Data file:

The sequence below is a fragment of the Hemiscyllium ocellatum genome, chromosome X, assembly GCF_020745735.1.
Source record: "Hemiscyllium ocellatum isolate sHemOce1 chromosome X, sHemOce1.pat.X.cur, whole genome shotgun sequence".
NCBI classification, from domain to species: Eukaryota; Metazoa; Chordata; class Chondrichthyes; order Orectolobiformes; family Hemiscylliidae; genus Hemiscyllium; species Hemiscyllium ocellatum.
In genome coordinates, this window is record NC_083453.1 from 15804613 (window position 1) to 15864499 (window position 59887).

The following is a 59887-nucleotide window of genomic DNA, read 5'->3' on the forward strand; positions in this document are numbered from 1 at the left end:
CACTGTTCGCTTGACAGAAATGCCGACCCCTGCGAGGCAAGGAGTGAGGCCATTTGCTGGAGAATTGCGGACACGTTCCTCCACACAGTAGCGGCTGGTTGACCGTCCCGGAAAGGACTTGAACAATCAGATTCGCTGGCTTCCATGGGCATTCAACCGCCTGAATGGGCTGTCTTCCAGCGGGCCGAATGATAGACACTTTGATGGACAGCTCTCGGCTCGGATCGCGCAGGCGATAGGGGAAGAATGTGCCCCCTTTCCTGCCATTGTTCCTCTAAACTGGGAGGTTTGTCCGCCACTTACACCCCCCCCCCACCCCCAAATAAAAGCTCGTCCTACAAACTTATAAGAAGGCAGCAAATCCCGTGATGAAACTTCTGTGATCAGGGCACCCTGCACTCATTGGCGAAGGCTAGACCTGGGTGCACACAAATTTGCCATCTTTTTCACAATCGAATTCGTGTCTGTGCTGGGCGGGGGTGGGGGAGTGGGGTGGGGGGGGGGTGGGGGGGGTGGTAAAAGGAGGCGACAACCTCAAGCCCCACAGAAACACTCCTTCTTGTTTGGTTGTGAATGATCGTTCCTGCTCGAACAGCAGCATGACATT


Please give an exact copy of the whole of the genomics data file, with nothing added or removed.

The sequence below is a fragment of the Hemiscyllium ocellatum genome, chromosome X, assembly GCF_020745735.1.
Source record: "Hemiscyllium ocellatum isolate sHemOce1 chromosome X, sHemOce1.pat.X.cur, whole genome shotgun sequence".
NCBI classification, from domain to species: Eukaryota; Metazoa; Chordata; class Chondrichthyes; order Orectolobiformes; family Hemiscylliidae; genus Hemiscyllium; species Hemiscyllium ocellatum.
In genome coordinates, this window is record NC_083453.1 from 15804613 (window position 1) to 15864499 (window position 59887).

The following is a 59887-nucleotide window of genomic DNA, read 5'->3' on the forward strand; positions in this document are numbered from 1 at the left end:
CACTGTTCGCTTGACAGAAATGCCGACCCCTGCGAGGCAAGGAGTGAGGCCATTTGCTGGAGAATTGCGGACACGTTCCTCCACACAGTAGCGGCTGGTTGACCGTCCCGGAAAGGACTTGAACAATCAGATTCGCTGGCTTCCATGGGCATTCAACCGCCTGAATGGGCTGTCTTCCAGCGGGCCGAATGATAGACACTTTGATGGACAGCTCTCGGCTCGGATCGCGCAGGCGATAGGGGAAGAATGTGCCCCCTTTCCTGCCATTGTTCCTCTAAACTGGGAGGTTTGTCCGCCACTTACACCCCCCCCCCACCCCCAAATAAAAGCTCGTCCTACAAACTTATAAGAAGGCAGCAAATCCCGTGATGAAACTTCTGTGATCAGGGCACCCTGCACTCATTGGCGAAGGCTAGACCTGGGTGCACACAAATTTGCCATCTTTTTCACAATCGAATTCGTGTCTGTGCTGGGCGGGGGTGGGGGAGTGGGGTGGGGGGGGGGTGGGGGGGGTGGTAAAAGGAGGCGACAACCTCAAGCCCCACAGAAACACTCCTTCTTGTTTGGTTGTGAATGATCGTTCCTGCTCGAACAGCAGCATGACATT